headshot for InterviewsI hate the theater. Why does Sheila insist we go? A man my age has no time to spare. I study a floor map hanging on a wall in the lobby, noting the exits and locations of the men’s rooms.

“Come on, Oliver,” says my wife, pulling at my arm. “We’re on the second floor.” She starts walking toward our seats, waddling to and fro. Her fire engine red hair speaks to the massive crowd: I’m hair. I’m hair. Make way, I’m hair.

I turn to follow her and freeze. My father is at the bar. I recognize his stance, shoulders back, a commanding Army officer, ready to salute. A leggy brunette yaks in his ear. Orange overhead lights tan his skin a leathery brown and it changes him, makes him younger. He needs a shave.

Sheila clutches her fingers around my arm and pulls again.

But I refuse to budge. “Look! There’s Dad.”

“Don’t point!” Sheila says, pushing down my arm. “We don’t know that man.”

“Dad!” I shout. Heads turn.

“For gods sake, Oliver. Your father’s been dead for twenty years,” she says.

“I know it.” This is a lie. I feel ashamed but I can’t remember. I pull a handkerchief from my pants pocket and clean my lenses.

“Let’s go, dear. You don’t want to miss the beginning, do you?” Sheila says in the voice she once used to trick our children into eating vegetables. She trudges forward, and I follow her up a flight of velvet-carpeted stairs, her gaze on her orthopedic shoes, paying attention to anything, anyone, except the man with whom she has spent a lifetime.

I think to say I’m a man, damn it. Talk to me like I’m a man, but instead, I say to her back, “If you are to drag me to this nonsensical playroom, the least you could do is buy me a decent seat.”

“It’s a sold out performance, Oliver. Our seats are just fine.” She looks over her shoulder at my unstable feet.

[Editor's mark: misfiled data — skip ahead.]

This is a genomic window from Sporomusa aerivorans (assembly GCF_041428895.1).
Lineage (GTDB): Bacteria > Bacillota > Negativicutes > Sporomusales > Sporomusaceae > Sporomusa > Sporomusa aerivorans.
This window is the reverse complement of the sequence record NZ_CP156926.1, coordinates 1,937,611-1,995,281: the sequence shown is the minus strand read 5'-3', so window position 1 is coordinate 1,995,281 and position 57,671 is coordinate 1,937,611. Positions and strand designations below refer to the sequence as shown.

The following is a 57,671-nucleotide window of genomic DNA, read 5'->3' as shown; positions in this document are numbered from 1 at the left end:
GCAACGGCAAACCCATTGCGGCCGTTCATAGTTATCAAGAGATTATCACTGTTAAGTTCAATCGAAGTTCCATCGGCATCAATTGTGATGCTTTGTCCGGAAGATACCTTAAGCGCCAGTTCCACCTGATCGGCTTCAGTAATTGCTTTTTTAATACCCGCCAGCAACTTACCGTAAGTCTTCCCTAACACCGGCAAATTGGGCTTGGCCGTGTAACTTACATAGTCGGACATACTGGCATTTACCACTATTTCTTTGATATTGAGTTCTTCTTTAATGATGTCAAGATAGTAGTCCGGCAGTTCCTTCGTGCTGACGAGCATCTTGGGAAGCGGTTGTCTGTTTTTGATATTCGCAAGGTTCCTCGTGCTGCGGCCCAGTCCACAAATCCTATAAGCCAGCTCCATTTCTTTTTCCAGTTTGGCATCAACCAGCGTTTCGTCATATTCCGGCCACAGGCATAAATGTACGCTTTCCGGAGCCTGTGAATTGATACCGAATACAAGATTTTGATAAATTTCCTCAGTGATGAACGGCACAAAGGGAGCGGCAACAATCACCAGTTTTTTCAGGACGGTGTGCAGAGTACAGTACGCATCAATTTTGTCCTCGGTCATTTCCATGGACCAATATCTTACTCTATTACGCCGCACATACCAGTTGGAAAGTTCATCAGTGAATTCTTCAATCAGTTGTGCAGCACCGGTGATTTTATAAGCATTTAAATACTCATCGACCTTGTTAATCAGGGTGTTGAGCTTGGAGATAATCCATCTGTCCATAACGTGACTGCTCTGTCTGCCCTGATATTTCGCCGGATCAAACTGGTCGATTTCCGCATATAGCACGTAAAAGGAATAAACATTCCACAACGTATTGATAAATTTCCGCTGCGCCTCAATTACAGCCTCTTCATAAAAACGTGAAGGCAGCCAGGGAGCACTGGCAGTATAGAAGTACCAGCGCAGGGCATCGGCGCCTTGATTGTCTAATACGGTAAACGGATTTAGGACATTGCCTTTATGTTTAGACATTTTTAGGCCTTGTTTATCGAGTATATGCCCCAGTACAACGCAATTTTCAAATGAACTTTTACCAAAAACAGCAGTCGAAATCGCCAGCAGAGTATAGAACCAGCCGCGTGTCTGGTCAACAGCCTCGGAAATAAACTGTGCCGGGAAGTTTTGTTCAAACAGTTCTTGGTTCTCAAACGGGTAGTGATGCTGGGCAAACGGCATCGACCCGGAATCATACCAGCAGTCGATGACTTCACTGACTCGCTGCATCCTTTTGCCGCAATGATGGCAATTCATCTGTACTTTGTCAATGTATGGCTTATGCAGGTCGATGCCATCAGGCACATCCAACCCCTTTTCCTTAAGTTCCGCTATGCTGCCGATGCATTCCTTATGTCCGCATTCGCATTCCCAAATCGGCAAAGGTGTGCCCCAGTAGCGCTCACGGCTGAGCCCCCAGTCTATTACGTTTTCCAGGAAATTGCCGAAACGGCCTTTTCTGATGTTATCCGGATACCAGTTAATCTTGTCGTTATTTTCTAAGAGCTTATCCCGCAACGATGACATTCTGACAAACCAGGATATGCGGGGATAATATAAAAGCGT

I grip the railing. “Fine? Fine?” I take a step up. “I’ll be lucky if my nose doesn’t bleed.” Step. “All over the people who paid more below.” I can’t recall what we are here to see. I won’t ask. Sheila would get angry with me for not remembering.

She trucks on, her skirt bunching up her behind. She stops at the top. There is another bar and windows that look out to Broadway and its illuminations. People stand about, chatting, sipping, and laughing. “I snuck a bottle of water inside for you. It fit in my purse.”

Lights flash on and off, and I picture Sheila in a hospital bed cradling our youngest son Charlie. I blow my nose in the handkerchief and stuff it in my pocket.

We take a right to the balcony. There is a big drop to stage level and glancing down makes me dizzy. I hold Sheila’s shoulder to steady myself. I don’t recognize this place. “What are we doing here?” I ask.

“Can I help you find your seats?” says a woman in a man’s suit. She hands me a playbill that reads: A View from the Bridge.

“No. What is this? I don’t want it,” I say.

Sheila shushes. “We’re seeing a show. It’s time to be quiet.”

“What happened to Dad?”

“Pardon him,” she says to the woman. “He gets confused. They won’t call it Alzheimer’s, but of course it is.”

“I’m so sorry,” the woman says, waiting.

Sheila shakes her head and won’t look at me when I say her name. She is rummaging through her purse. I don’t know what I did wrong. It makes me sad but I can’t help her if she refuses to talk about it.

She presents our tickets to the woman, who shines a flashlight, saying, “This way.”

“Sweetheart?” I say softly.

Sheila takes my hand. We interlace our fingers, Sheila and I – hers, mine, hers, mine – and we go ahead.


ANDREA ARNOLD is a Los Angeles-based writer whose fiction has been published or is forthcoming in The Conium Review, Literary Orphans Journal, and elsewhere. Her nonfiction has appeared in several places including Electric Literature, The Rumpus, and The Nervous Breakdown. She holds an MFA from USC. She is now at work on her novel. For more about Andrea, visit her website and follow her @drearnold.

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